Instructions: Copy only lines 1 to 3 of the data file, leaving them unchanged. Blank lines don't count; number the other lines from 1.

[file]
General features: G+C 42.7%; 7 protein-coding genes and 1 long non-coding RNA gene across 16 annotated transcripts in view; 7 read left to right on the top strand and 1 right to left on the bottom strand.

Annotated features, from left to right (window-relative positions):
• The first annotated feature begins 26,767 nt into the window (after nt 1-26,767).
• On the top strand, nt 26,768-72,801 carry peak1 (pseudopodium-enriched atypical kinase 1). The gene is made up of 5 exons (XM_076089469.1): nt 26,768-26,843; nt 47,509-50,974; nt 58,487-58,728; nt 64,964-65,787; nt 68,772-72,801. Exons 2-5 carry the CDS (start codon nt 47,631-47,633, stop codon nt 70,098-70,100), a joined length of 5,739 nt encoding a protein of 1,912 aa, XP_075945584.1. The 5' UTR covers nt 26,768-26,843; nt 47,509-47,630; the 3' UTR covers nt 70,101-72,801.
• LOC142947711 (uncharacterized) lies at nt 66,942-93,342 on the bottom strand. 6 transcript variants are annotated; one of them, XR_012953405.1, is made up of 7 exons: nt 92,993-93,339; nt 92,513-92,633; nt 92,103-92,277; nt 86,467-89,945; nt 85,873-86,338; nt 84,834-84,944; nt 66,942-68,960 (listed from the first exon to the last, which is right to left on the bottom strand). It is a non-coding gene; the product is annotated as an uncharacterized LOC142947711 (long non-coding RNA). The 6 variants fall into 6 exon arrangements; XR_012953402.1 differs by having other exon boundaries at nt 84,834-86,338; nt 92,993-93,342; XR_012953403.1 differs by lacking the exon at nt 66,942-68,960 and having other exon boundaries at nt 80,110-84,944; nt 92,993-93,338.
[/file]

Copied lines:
General features: G+C 42.7%; 7 protein-coding genes and 1 long non-coding RNA gene across 16 annotated transcripts in view; 7 read left to right on the top strand and 1 right to left on the bottom strand.

Annotated features, from left to right (window-relative positions):
• The first annotated feature begins 26,767 nt into the window (after nt 1-26,767).